Articles
15 August 2000

Duration of Symptoms and Plasma Cytokine Levels in Patients with the Common Cold Treated with Zinc Acetate: A Randomized, Double-Blind, Placebo-Controlled Trial

Publication: Annals of Internal Medicine
Volume 133, Number 4

Abstract

Background:

Adults and children in the United States get two to six colds per year. Evidence that zinc is effective therapy for colds is inconsistent.

Objective:

To test the efficacy of zinc acetate lozenges in reducing the duration of symptoms of the common cold.

Design:

Randomized, double-blind, placebo-controlled trial.

Setting:

Detroit Medical Center, Detroit, Michigan.

Patients:

50 ambulatory volunteers recruited within 24 hours of developing symptoms of the common cold.

Intervention:

Participants took one lozenge containing 12.8 mg of zinc acetate or placebo every 2 to 3 hours while awake as long as they had cold symptoms.

Measurements:

Subjective symptom scores for sore throat, nasal discharge, nasal congestion, sneezing, cough, scratchy throat, hoarseness, muscle ache, fever, and headache were recorded daily for 12 days. Plasma zinc and proinflammatory cytokine levels were measured on day 1 and after participants were well.

Results:

Forty-eight participants completed the study (25 in the zinc group and 23 in the placebo group). Compared with the placebo group, the zinc group had shorter mean overall duration of cold symptoms (4.5 vs. 8.1 days), cough (3.1 [95% CI, 2.1 to 4.1] vs. 6.3 [CI, 4.9 to 7.7] days), and nasal discharge (4.1 [CI, 3.3 to 4.9] vs. 5.8 [CI, 4.3 to 7.3] days) and decreased total severity scores for all symptoms (P < 0.002, test for treatment × time interaction). Mean changes in soluble interleukin-1 receptor antagonist level differed nonsignificantly between the zinc group and the placebo group (difference between changes, −89.4 pg/mL [CI, −243.6 to −64.8 pg/mL]).

Conclusion:

Administration of zinc lozenges was associated with reduced duration and severity of cold symptoms, especially cough. Improvement in clinical symptoms with zinc treatment may be related to a decrease in proinflammatory cytokine levels; however, in this study, the observed differences between changes in cytokine levels in zinc and placebo recipients were not significant.

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Information & Authors

Information

Published In

cover image Annals of Internal Medicine
Annals of Internal Medicine
Volume 133Number 415 August 2000
Pages: 245 - 252

History

Published online: 15 August 2000
Published in issue: 15 August 2000

Keywords

Authors

Affiliations

Ananda S. Prasad, MD, PhD
From Wayne State University School of Medicine, Detroit, Michigan; and University of Michigan Medical School, Ann Arbor, Michigan.
James T. Fitzgerald, PhD
From Wayne State University School of Medicine, Detroit, Michigan; and University of Michigan Medical School, Ann Arbor, Michigan.
Bin Bao, MD, PhD
From Wayne State University School of Medicine, Detroit, Michigan; and University of Michigan Medical School, Ann Arbor, Michigan.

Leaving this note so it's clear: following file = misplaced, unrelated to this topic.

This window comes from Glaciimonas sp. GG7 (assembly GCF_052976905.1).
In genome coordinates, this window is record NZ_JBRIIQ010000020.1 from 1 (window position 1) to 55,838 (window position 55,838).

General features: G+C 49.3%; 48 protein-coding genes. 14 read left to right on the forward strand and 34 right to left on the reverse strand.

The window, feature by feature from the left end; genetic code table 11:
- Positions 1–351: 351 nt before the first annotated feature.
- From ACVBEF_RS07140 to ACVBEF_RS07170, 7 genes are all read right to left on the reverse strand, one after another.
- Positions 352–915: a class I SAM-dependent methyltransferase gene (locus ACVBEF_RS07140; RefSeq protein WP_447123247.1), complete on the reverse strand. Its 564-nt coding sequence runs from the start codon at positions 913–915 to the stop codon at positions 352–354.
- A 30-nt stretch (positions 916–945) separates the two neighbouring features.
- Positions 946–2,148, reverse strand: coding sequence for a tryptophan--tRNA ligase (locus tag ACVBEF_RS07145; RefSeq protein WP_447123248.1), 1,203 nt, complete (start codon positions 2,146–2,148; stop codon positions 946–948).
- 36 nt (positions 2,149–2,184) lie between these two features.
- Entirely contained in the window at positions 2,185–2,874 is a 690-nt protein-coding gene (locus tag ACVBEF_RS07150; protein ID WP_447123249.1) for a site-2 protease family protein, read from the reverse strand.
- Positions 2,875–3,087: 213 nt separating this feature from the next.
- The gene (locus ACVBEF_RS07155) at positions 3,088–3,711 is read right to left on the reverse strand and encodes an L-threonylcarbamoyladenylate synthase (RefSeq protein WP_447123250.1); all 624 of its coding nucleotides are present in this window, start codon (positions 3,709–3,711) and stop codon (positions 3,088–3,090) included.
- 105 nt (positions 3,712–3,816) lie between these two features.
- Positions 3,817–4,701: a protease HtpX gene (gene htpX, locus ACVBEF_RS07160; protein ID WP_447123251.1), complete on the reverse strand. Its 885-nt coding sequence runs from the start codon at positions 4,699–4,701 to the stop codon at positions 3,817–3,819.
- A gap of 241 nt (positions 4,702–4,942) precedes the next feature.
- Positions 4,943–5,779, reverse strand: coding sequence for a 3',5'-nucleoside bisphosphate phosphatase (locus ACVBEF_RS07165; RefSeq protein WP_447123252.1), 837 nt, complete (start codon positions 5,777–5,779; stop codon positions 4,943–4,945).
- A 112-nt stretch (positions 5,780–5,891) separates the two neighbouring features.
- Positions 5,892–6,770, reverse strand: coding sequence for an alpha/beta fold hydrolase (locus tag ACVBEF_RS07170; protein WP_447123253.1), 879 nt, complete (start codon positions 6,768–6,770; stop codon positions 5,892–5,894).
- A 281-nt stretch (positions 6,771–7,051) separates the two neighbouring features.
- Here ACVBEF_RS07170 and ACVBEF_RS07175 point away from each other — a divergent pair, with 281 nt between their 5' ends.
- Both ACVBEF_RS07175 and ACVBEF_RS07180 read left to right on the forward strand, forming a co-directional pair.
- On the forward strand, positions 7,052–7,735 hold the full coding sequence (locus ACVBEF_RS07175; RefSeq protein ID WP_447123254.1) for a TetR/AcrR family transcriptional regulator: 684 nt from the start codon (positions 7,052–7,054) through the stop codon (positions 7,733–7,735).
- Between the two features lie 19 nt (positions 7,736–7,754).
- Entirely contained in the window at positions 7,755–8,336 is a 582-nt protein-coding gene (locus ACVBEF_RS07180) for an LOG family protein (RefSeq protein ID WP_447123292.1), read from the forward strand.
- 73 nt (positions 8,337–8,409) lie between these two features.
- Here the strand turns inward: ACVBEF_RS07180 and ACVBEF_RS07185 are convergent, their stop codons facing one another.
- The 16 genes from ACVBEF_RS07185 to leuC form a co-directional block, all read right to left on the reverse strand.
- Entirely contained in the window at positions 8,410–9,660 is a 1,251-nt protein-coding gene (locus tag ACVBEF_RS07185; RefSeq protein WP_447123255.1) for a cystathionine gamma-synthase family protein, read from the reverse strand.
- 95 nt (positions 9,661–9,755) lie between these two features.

Frances W.J. Beck, PhD
From Wayne State University School of Medicine, Detroit, Michigan; and University of Michigan Medical School, Ann Arbor, Michigan.
Pranatharthi H. Chandrasekar, MD
From Wayne State University School of Medicine, Detroit, Michigan; and University of Michigan Medical School, Ann Arbor, Michigan.
Acknowledgments: The authors thank Diane Snell, Karen Mirisola, James Nowak, and Sally Bates for technical and secretarial assistance.
Grant Support: In part by an unrestricted fund from the George and Patsy Eby Research Foundation.
Corresponding Author: Ananda S. Prasad, MD, PhD, Department of Medicine, Division of Hematology-Oncology, Wayne State University, University Health Center 5-C, 4201 St. Antoine, Detroit, MI 48201.
Current Author Addresses: Drs. Prasad, Bao, and Beck: Department of Medicine, Division of Hematology-Oncology, Wayne State University, University Health Center, 5-C, 4201 St. Antoine, Detroit, MI 48201.
Dr. Fitzgerald: Department of Medical Education, University of Michigan, G-1100 Towsley Center 0201, Ann Arbor, MI 40109-0201.
Dr. Chandrasekar: Division of Infectious Diseases, Department of Medicine, Wayne State University, Harper Hospital, 4-Yellow Center, 3990 John R., Detroit, MI 48201.
Author Contributions: Conception and design: A.S. Prasad, P.H. Chandrasekar.
Analysis and interpretation of the data: A.S. Prasad, J.T. Fitzgerald, B. Bao, F.W.J. Beck.
Drafting of the article: A.S. Prasad, J.T. Fitzgerald.
Critical revision of the article for important intellectual content: A.S. Prasad.
Final approval of the article: A.S. Prasad, P.H. Chandrasekar.
Provision of study materials or patients: A.S. Prasad, P.H. Chandrasekar.
Statistical expertise: J.T. Fitzgerald.
Obtaining of funding: A.S. Prasad.
Administrative, technical, or logistic support: A.S. Prasad, F.W.J. Beck.
Collection and assembly of data: J.T. Fitzgerald, B. Bao, F.W.J. Beck.

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Ananda S. Prasad, James T. Fitzgerald, Bin Bao, et al. Duration of Symptoms and Plasma Cytokine Levels in Patients with the Common Cold Treated with Zinc Acetate: A Randomized, Double-Blind, Placebo-Controlled Trial. Ann Intern Med.2000;133:245-252. [Epub 15 August 2000]. doi:10.7326/0003-4819-133-4-200008150-00006

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